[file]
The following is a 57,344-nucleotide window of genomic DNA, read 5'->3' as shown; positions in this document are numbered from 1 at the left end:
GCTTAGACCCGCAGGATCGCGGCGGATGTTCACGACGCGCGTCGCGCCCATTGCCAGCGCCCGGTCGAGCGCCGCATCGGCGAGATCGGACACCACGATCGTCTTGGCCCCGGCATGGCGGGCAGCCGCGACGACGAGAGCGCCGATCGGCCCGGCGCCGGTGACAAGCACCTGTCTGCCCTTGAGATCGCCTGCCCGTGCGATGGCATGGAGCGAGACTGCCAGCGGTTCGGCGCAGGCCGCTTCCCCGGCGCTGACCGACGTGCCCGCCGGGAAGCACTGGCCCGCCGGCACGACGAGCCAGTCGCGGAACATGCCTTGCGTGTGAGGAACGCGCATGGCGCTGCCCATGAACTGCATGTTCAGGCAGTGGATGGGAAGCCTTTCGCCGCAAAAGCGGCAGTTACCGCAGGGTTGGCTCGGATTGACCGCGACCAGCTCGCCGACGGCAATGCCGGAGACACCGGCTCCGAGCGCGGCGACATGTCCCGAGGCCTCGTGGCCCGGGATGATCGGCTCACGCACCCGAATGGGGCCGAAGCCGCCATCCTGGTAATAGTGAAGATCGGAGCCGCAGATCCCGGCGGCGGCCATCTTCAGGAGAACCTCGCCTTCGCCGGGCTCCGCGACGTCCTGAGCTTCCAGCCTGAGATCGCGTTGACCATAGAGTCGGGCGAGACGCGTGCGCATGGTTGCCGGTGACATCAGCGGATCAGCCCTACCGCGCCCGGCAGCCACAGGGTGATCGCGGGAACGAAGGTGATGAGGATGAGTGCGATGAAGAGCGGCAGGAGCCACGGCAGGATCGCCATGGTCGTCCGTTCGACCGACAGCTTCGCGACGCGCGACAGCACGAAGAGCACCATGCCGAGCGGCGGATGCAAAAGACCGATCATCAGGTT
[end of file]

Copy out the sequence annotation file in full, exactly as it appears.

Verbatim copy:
The following is a 57,344-nucleotide window of genomic DNA, read 5'->3' as shown; positions in this document are numbered from 1 at the left end:
GCTTAGACCCGCAGGATCGCGGCGGATGTTCACGACGCGCGTCGCGCCCATTGCCAGCGCCCGGTCGAGCGCCGCATCGGCGAGATCGGACACCACGATCGTCTTGGCCCCGGCATGGCGGGCAGCCGCGACGACGAGAGCGCCGATCGGCCCGGCGCCGGTGACAAGCACCTGTCTGCCCTTGAGATCGCCTGCCCGTGCGATGGCATGGAGCGAGACTGCCAGCGGTTCGGCGCAGGCCGCTTCCCCGGCGCTGACCGACGTGCCCGCCGGGAAGCACTGGCCCGCCGGCACGACGAGCCAGTCGCGGAACATGCCTTGCGTGTGAGGAACGCGCATGGCGCTGCCCATGAACTGCATGTTCAGGCAGTGGATGGGAAGCCTTTCGCCGCAAAAGCGGCAGTTACCGCAGGGTTGGCTCGGATTGACCGCGACCAGCTCGCCGACGGCAATGCCGGAGACACCGGCTCCGAGCGCGGCGACATGTCCCGAGGCCTCGTGGCCCGGGATGATCGGCTCACGCACCCGAATGGGGCCGAAGCCGCCATCCTGGTAATAGTGAAGATCGGAGCCGCAGATCCCGGCGGCGGCCATCTTCAGGAGAACCTCGCCTTCGCCGGGCTCCGCGACGTCCTGAGCTTCCAGCCTGAGATCGCGTTGACCATAGAGTCGGGCGAGACGCGTGCGCATGGTTGCCGGTGACATCAGCGGATCAGCCCTACCGCGCCCGGCAGCCACAGGGTGATCGCGGGAACGAAGGTGATGAGGATGAGTGCGATGAAGAGCGGCAGGAGCCACGGCAGGATCGCCATGGTCGTCCGTTCGACCGACAGCTTCGCGACGCGCGACAGCACGAAGAGCACCATGCCGAGCGGCGGATGCAAAAGACCGATCATCAGGTT